o Side Court: Bankruptcy Court
Deals only with bankruptcy issues; only in the federal court system, not the state court system
Rules of Civil Procedure – Basically the rules you must abide by while in court.
Personal Jurisdiction – Deciding whether or not it is fair for a defendant to be tried in court.
In Rem Jurisdiction – If you own land in a state, you are subject to be tried in that state’s court.
September 2, 2015
Pg. 38 Long Arm Statute – States can reach to defendants who don’t live in the state and bring them in their court under personal jurisdiction
o Pg. 39 Blimka v. My Web Wholesaler
Blimka, an Idaho man, made a huge online order from My Web Wholesaler, who were based in Maine. Blimka was unsatisfied
with the product and sued My Web Wholesaler for false
advertising in Idaho. The long arm statute allowed the Idaho
court personal jurisdiction for the case because the act of false advertising occurred in Idaho, regardless that My Web
Wholesaler is based in Maine
Pg. 45 Venue – Can sue where the incident happened or where the defendant lives;
o Geographically-based only
o Motion for Change of Venue – An argument that a fair trial can’t be held because of publicity of the crime prior to the trial giving people a biased view of the case
How to pick a lawyer; decide on the following:
o How do you want to pay the lawyer
Standard contingency payment for a lawyer is about 1/3 or 33% of the winnings of the case
The further the case gets, the higher percentage the
lawyer is paid
Provides good incentive for the lawyer to work hard
Bad for the person who hired the lawyer because it can
add up to a big percentage of the money
Daily/Hourly rate – Sign an agreement to pay X amount of
money per hour
Bad part: super expensive; rich people have an upper
hand; lawyers aren’t as motivated since they are getting
Pg. 53 Once you pick a lawyer, you file the lawsuit and identify who all the parties are and where the case will be tried (AKA who has jurisdiction). o The basic facts of the case are then laid out; each party lays out what they want from the lawsuit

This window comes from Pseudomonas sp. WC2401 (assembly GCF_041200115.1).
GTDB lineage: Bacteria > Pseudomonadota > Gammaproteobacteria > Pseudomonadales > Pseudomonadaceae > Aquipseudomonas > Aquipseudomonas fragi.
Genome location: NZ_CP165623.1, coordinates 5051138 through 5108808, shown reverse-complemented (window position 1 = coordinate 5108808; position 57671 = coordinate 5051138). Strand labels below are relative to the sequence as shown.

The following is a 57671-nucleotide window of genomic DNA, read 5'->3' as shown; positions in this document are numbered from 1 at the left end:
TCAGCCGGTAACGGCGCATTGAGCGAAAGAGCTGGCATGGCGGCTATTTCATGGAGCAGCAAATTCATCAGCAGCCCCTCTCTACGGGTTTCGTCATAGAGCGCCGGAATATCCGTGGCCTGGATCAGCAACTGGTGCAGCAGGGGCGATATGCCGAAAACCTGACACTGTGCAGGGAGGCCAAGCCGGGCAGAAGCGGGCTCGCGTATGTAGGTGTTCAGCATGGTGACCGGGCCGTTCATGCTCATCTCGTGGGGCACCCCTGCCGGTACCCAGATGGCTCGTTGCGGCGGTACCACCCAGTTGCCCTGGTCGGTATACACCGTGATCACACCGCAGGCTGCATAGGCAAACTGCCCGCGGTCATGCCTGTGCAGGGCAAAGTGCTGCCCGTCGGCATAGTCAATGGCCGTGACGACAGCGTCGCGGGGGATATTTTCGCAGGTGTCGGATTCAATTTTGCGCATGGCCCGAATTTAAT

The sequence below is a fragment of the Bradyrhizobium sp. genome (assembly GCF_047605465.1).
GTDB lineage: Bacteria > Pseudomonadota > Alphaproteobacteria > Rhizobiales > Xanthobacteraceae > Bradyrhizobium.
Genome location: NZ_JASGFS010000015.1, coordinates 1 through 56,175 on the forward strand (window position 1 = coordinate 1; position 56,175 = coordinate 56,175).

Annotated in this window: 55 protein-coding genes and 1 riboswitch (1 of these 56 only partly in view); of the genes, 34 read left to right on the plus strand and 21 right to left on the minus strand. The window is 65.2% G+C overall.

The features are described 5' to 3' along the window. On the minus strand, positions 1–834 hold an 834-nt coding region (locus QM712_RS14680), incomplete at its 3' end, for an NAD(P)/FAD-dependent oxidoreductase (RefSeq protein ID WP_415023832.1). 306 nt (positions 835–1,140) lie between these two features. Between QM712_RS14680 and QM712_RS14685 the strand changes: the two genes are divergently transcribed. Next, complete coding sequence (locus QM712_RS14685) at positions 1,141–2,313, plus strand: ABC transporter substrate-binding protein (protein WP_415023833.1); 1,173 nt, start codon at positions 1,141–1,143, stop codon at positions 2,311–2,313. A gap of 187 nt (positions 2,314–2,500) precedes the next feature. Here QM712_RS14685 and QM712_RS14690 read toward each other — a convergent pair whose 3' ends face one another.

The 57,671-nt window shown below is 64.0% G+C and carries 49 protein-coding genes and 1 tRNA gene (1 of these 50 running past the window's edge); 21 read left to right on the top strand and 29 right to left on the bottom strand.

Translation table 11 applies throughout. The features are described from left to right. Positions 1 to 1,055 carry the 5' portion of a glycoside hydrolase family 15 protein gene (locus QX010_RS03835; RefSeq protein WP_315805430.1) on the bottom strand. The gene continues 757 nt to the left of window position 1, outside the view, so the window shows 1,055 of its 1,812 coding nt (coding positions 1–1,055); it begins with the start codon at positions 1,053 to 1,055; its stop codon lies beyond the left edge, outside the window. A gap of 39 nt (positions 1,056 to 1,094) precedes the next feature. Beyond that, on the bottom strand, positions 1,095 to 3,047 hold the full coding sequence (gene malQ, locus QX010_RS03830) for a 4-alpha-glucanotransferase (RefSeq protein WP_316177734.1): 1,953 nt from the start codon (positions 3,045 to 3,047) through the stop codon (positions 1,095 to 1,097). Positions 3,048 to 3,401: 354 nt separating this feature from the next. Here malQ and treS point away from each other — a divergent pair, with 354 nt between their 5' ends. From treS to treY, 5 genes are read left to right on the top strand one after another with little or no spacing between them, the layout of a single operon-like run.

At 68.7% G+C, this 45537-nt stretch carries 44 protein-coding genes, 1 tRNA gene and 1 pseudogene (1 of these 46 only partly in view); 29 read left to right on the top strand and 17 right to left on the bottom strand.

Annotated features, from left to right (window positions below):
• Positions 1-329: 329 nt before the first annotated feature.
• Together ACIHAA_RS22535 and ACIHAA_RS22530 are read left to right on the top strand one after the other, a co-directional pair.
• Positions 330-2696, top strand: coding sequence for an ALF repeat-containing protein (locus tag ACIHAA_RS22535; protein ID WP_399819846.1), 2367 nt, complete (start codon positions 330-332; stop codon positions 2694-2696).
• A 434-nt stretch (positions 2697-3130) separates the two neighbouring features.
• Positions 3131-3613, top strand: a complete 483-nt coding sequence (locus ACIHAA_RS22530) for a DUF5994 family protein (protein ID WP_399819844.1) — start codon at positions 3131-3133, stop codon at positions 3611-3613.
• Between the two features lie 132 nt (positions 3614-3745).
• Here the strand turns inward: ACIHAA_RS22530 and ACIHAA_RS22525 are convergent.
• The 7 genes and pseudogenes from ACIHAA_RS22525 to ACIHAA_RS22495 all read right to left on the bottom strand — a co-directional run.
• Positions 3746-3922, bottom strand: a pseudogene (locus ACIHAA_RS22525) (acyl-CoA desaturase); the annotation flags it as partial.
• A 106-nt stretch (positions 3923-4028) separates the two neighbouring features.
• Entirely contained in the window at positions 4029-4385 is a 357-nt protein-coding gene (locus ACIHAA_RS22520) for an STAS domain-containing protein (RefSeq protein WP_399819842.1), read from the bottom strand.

o Once you file the suit, it goes into the country clerk’s office.
o Then a physical delivery of the lawsuit must be given before it can be official
Called Service of Process – “you have been served”
When suing a corporation, each corporation has a person
designated to receive the service of process
Service of process is when the meter starts running and
the person has so much time to respond to the suit
Pg. 54 Once a person receives the service of process, they must respond. Responding can be as simple as stating that they are the person who is being sued, or they could possibly sue with a counter claim
How many cases actually go to trial? About 5-10%; most cases are settled before trial
Pg. 56 Obtaining information before the trial
o Each side has equal discovery rights to obtain information
o Oral deposition – Defendant must do a deposition in which they orally state what happens and answer questions; they are under oath. o The plaintif can be deposed as well
The deposition is important because when those people are called to the stand in court, they can compare the stories from
the deposition to see if they are lying
Can volunteer to be deposed or not
The lawyer can subpoena a witness and force them to give a deposition
o Written Interrogatories – Written down question and answers Pg. 58 Request for Production of Documents
o Lawyers can request to get documents about a person that they think will help them win the case
Example: Lawyers can make clients get examined by doctors for a mental or physical illness if the document of the results will
help the case
September 4, 2015
Pg. 60 Motion to dismiss – requesting to dismiss a case because of the regulations required to file a case were not followed correctly. Example: The court can’t hear the case if someone doesn’t file a lawsuit within 2 years, so if a lawsuit is filed after that, it can be dismissed
Breach of contract – If you don’t get paid within the contract period, you can sue someone within a four year period
Motion of Summary judgement – Case isn’t worth taking to trial because there aren’t many facts about the case, so the case is decided quickly by a judge without having to go to trial
“Voirdire” – French for “to speak the truth.”
o Judges and lawyers look for people to follow voirdire when choosing a jury